Germany’s “Coal Pit” Reinvents Itself

This post was originally composed for polis and is re-posted here with their permission.

Miners’ homes at Robert Müser mine in Bochum, 1961. Source: Bundesarchiv
Deep in the West, where the sun is gathering dust,” bellows Herbert Grönemeyer in an ode to his home town, Bochum, “things are better, much better than you think.” Even for the bestselling German pop artist of all time, this was a tough sell. Bochum is located in the middle of the Ruhr region, colloquially known as “der Pott,” or “the coal pit.” Generations of Germans have grown up to think of it as a place filled with coal dust and poisonous fumes, smokestacks and gritty miners’ towns, and the roar and glow of blast furnaces. Like many boom regions of the classic industrial period, from the Yorkshire coal fields to the U.S. Rust Belt, the Ruhr has been hit hard by the decline of mining and heavy industry since the 1960s. The jobs vanished; rusting steel, crumbling bricks, and a heavily polluted landscape remained. How to build a new identity from the industrial ruins of yesteryear in the postindustrial age is a question few have answered convincingly.

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Barry Commoner and the Bridge between the Lab and the Ghetto

Post by Robert Gioielli

With Barry Commoner’s death last week, the American environmental movement lost one of its most underappreciated leaders and voices. This may seem like an overstatement, considering the robust obituaries offered up in the days after his passing, but Commoner is not as well known as he should be. He is deserving of this attention not only because of a career of research, activism and advocacy that lasted for more than fifty years, but also because of his understanding of the radical implications of environmental activism, and his willingness to connect ecological thinking to the social conflicts of postwar America.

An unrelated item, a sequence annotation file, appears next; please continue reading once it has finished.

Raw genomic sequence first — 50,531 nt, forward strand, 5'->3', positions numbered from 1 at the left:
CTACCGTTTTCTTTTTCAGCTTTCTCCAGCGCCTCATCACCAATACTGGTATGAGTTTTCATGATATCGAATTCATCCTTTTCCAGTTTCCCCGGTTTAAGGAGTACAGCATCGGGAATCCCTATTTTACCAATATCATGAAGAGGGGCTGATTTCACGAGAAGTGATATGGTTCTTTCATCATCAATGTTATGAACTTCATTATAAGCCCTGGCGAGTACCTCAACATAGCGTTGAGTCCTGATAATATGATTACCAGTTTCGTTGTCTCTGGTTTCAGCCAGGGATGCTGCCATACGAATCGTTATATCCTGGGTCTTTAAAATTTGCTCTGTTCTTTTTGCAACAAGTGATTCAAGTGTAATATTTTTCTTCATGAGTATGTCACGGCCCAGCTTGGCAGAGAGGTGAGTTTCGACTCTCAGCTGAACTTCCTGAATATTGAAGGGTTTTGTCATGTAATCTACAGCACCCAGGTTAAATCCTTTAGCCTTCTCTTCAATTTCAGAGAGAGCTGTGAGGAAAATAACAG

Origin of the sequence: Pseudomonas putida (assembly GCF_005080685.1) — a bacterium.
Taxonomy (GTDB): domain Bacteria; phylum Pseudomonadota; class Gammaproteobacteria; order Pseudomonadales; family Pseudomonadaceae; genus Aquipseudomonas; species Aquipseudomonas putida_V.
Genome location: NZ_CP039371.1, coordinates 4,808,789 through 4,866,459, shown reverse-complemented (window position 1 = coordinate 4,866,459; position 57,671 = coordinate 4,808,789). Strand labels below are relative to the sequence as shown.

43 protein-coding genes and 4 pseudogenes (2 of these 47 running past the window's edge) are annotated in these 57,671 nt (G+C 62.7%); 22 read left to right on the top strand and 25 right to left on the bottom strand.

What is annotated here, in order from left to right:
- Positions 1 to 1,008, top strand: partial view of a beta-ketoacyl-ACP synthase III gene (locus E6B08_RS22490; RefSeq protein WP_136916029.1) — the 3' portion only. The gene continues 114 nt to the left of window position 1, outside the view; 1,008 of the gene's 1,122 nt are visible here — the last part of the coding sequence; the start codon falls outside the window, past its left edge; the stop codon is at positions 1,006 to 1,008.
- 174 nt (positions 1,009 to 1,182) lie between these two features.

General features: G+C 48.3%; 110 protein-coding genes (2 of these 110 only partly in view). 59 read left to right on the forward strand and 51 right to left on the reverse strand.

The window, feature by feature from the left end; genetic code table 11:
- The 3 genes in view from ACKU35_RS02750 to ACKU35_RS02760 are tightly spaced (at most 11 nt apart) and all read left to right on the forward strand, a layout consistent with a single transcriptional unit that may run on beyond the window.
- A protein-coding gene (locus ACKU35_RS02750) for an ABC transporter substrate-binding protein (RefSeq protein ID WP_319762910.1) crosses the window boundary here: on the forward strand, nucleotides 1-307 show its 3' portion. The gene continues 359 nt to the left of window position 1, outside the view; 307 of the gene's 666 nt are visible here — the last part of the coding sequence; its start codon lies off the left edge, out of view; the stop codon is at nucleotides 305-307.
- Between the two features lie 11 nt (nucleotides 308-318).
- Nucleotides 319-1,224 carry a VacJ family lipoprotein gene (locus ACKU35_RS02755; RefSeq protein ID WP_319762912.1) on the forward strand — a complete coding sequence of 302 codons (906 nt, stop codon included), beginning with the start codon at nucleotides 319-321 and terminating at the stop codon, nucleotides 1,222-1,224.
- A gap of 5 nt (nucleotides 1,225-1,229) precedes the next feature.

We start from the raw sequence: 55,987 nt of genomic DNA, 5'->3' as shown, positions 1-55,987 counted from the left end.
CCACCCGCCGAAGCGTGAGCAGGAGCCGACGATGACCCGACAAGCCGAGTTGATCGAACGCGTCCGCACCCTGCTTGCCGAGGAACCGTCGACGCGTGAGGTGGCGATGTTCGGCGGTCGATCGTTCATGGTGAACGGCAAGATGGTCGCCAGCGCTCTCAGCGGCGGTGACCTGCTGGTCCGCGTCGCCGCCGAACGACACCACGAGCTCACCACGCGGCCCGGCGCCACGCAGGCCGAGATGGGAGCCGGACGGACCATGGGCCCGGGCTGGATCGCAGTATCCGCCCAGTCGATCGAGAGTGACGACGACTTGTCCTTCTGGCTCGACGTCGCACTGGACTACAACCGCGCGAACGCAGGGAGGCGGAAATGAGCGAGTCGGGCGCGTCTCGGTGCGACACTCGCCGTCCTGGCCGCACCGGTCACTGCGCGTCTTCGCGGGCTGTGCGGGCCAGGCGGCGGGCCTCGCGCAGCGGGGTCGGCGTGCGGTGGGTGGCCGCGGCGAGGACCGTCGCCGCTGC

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Five Minutes with a Fellow: Amy Hay

Five Minutes with a Fellow offers a brief glimpse into what inspires researchers in the environmental humanities. The interviews feature current and former fellows from the Rachel Carson Center.

Amy Hay is an assistant professor of history at the University of Texas-Pan American. Her research examines the intersections of health, the environment, and public policy; and her current project focuses on the development and use of, as well as protests against Agent Orange, the herbicide compound used to defoliate jungle growth in the Vietnam War.

 

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Fifty Years of Silent Spring

Post by Arielle Helmick

Rachel Carson’s Silent Spring was published fifty years ago today. Having taken her name, we at the RCC would like to take a look back at Carson’s legacy, in terms of what she has meant for the Center, as well as what positive environmental change has happened in the last fifty years, as reflected upon by some of our fellows.

The Rachel Carson Center is…in Germany?

One of the most common questions we get at the RCC has to do with our name. Why is a center for advanced study in the environmental humanities that is based in Munich named after an American biologist and nature writer, who never worked in Europe? The reasons for our recognition of Carson highlight the legacy she left for the world and reflect the Center’s mission.

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Introducing…Seeing the Forest!

Social media is a new and promising frontier for the environmental humanities. Already, numerous scholars, associations, research centers and the like are experimenting with social media’s potential.

We at the Rachel Carson Center have also ventured into this frontier, and we are excited to introduce our latest contribution to the growing online community: our blog, Seeing the Forest.

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